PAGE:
Several attacked the media. … Some voters even said the allegations endeared them even more to the GOP candidate. [Outside one local convenience store in Moore’s hometown, a woman named] Carol said she has known Moore her whole life and called him a good man. Carol doesn’t believe Moore’s accusers, but she said even if the allegations are true, ‘there’s a thing called grace — God’s grace,’ noting that the allegations are decades old. Inside the store, a man who declined to give his name said, ‘This is Republican town, man. (Moore) could have killed Obama, and we wouldn’t care.’”

— Steve Bannon dispatched two Breitbart reporters to Alabama this weekend with the mission of trying to discredit Moore’s accusers. They’ve failed to do so. (Axios’s Jonathan Swan)

THE HOUSE TAX PLAN COULD PASS THIS WEEK:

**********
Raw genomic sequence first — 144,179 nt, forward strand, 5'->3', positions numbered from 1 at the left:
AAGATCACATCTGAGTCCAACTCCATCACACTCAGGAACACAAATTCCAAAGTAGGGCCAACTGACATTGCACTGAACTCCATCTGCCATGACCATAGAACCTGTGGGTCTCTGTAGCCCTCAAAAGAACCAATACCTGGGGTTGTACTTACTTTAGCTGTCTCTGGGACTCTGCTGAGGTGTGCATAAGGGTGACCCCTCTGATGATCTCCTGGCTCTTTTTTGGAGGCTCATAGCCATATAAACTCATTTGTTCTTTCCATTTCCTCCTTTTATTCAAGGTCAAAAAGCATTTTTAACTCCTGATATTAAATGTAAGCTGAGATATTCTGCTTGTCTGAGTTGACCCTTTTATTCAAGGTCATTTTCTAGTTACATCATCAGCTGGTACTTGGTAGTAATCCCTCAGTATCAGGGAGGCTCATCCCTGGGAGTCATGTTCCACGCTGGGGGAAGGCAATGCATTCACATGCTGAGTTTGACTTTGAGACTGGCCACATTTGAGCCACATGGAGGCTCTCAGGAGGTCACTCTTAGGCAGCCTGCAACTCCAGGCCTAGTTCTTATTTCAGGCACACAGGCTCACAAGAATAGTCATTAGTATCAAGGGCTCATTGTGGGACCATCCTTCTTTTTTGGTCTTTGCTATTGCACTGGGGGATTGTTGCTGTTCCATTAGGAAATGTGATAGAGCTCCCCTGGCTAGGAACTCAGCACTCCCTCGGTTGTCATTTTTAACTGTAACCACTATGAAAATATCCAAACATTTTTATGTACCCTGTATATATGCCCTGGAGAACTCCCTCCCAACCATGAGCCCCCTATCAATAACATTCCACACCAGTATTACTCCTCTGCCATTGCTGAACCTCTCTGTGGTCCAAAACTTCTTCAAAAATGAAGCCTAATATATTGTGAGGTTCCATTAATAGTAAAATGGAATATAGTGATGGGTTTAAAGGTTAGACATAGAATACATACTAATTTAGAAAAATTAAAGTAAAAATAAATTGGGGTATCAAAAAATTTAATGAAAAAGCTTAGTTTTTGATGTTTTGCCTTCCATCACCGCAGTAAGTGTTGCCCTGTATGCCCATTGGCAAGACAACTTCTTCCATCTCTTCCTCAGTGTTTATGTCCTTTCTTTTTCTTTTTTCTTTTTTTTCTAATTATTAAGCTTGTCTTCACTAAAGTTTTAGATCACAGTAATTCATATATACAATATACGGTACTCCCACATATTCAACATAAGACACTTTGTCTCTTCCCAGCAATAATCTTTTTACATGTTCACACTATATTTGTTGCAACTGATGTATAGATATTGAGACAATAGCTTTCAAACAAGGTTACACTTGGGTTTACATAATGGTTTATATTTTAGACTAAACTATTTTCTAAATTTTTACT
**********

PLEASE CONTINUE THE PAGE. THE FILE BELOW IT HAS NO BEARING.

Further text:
— The full House and the Senate Finance Committee expect to vote on their plans this week, but there are major differences between the proposals. Damian Paletta and John Wagner report: “House and Senate Republicans risk colliding over whether Americans should be able to deduct local property taxes from their federal taxable income. … House and Senate bills [also] differ importantly on how a huge corporate tax cut would go into effect. … Congressional Republicans have not indicated how they plan to address this discrepancy, but finding agreement on the timing of the cuts and how to treat property tax income would resolve some of the biggest outstanding issues.”

— House Ways and Means Chairman Kevin Brady (R-Tex.) said he can guarantee the House won’t approve a plan eliminating deductions for state and local taxes (which could prove fatal to the bill in that chamber as moderate Republicans from high-tax states are balking). This could set up a showdown with the Senate, which has cut those deductions. (Axios)

— Bottom line, per Damian and John: “[T]here is enough overlap and — so far — muted intraparty resistance, making the White House increasingly optimistic that an agreement can come by Christmas, as President Trump has repeatedly promised.”

  • Two GOP lawmakers who are currently “no” votes said that they have not heard from Republican leaders in two weeks, suggesting Paul Ryan already has the 218 votes to pass the plan. (Politico)